Absolva has been flying the flag of British heavy metal for the better part of two decades now. First under the Fury UK moniker, put on hold after Luke Appleton’s joining Iced Earth. Formed as Absolva in 2012 it took a few years before Appleton joined back up - splitting is time between the two bands - and they’ve been going as Absolva since, as well as backing up Blaze Bayley in a live and studio setting since around 2015. So there’s still a lot going on, even though they keep cranking out studio albums under the Absolva name on a regular basis. Side By Side is the fifth, and with it they aim to keep the soul of the old school heroes alive through fist pumping rhythms, melodic riffing and breakneck soloing in the old NWOBHM vein, typified by obvious heroes Iron Maiden and Judas Priest.
Side By Side opens, much like its predecessor Defiance (2017) with its strongest few tracks, kicking things off with Advocate Your Fate and some sweet riffing to set things off. Continuing through various shades of grit and melodic soloing intertwining, Chris Appleton’s lead guitars being the star of the show, the album gradually become more and more stale and turning to shrug worthy riffs here and there (Living a Lie) and filler material (Heart Lets Go). Then there are a couple of ‘holy fuck!’ moments, like that massive ass solo crowning Eternal Soul that show just high these guys can reach. Thing is however, Absolva never fully quite reach the heights they seek, and nowhere is this more apparent than on the closing two tracks on the album; covers of 2 Minutes to Midnight and Heaven and Hell, two of the absolute greatest heavy metal songs ever recorded. In their own right, Absolva struggle to get near this but it just becomes so apparent in these covers that you’d rather be listening to either of the original cuts and the respective albums they came from.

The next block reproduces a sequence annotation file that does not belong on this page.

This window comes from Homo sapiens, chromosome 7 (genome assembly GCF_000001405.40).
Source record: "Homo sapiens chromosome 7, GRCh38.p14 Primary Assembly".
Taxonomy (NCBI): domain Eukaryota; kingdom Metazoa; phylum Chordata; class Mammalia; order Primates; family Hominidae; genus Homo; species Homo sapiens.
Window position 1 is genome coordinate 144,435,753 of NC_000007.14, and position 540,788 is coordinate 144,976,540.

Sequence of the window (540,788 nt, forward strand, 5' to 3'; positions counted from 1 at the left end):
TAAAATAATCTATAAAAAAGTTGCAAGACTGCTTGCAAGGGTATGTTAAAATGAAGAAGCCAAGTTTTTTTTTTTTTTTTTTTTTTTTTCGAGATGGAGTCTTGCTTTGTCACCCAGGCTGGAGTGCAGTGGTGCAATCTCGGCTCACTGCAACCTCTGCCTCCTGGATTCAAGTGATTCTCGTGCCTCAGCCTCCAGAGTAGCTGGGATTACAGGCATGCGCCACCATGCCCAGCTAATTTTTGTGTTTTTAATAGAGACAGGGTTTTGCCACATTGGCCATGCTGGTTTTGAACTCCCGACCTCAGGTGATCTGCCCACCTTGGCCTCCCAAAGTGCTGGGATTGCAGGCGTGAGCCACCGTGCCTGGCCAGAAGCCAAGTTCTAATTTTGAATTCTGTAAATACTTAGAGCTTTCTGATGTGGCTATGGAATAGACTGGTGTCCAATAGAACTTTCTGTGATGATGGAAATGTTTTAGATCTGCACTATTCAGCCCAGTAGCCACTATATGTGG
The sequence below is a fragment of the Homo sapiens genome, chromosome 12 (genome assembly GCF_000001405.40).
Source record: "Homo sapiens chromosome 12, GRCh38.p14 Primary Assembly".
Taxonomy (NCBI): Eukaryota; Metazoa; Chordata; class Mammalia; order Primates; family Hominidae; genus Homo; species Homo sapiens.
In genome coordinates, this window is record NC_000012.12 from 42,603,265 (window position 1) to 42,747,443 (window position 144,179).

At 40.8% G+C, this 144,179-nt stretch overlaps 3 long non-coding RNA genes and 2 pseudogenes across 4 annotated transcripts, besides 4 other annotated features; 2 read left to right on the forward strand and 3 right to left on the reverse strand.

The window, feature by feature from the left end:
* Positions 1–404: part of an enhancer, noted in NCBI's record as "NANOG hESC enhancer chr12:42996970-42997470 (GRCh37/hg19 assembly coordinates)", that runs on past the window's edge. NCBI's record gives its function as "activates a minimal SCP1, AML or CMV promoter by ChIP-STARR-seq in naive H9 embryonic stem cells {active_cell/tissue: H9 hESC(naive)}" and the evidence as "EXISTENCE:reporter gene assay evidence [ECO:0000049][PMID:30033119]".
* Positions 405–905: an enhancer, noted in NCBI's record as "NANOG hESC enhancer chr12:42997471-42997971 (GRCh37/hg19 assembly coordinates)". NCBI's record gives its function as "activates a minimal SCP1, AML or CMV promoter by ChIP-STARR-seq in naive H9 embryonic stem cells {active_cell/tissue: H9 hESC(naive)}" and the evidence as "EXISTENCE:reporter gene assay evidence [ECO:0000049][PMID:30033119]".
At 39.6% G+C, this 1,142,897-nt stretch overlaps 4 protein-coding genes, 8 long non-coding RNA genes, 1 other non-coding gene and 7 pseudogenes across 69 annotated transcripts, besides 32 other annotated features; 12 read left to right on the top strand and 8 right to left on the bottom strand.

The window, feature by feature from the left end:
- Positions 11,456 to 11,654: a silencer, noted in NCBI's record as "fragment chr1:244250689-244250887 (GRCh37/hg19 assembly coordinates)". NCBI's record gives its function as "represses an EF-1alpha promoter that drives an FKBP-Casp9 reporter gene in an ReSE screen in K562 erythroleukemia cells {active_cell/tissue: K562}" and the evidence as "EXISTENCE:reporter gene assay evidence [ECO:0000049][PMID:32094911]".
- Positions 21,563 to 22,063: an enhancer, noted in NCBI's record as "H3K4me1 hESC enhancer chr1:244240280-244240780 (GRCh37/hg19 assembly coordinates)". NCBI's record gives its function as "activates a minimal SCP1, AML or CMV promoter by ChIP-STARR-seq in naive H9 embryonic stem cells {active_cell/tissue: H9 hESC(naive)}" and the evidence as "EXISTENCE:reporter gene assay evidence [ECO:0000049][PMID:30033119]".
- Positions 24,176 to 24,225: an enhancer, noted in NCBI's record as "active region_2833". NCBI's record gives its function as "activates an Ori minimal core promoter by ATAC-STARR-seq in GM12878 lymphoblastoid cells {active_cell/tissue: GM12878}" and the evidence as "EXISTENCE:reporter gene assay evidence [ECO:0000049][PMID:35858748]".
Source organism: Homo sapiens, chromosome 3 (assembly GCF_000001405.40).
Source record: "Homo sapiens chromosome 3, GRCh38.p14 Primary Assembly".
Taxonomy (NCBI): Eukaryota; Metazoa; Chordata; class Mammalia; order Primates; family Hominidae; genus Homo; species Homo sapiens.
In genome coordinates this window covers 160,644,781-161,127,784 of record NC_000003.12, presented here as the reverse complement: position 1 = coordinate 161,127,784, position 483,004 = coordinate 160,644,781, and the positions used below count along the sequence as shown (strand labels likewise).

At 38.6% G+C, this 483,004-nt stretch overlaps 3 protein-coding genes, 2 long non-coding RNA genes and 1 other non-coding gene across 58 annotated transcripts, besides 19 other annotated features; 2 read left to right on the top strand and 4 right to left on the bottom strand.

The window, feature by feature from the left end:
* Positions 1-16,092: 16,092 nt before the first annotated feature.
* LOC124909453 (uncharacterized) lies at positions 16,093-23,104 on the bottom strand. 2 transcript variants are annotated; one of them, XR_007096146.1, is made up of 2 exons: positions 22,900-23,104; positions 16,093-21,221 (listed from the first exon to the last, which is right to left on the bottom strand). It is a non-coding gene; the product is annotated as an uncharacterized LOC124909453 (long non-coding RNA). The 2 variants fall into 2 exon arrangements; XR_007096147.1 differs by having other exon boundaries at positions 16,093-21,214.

Going through the motions with a few spots of brilliance and a few of dullness, Side By Side is an average to good heavy metal record. Inoffensive themes like the sky being the limit and championing oneself with an air of defiance set to the sometimes gritty vocals of Chris Appleton and the dual guitar approach (one of the band’s strongest sides) of the aforementioned Appleton and brother Luke, the bass lines from Karl Schramm content to follow along but never take charge. Never about to reinvent the wheel, Absolva might just be a good example of paying homage to the greats while delivering listenable heavy metal with a few great moments, like that aforementioned solo in Eternal Soul and the obvious Maiden homage that is End of Days. All in all, Side By Side is just pretty average; not astounding, not terrible, but with some forays into the great and some into the less than such. The absolute worst thing about the album is that the goddamn guitars on the album cover don’t line up and someone needs to pay for this.
Standout tracks: Advocate Your Fate, Eternal Soul, End of Days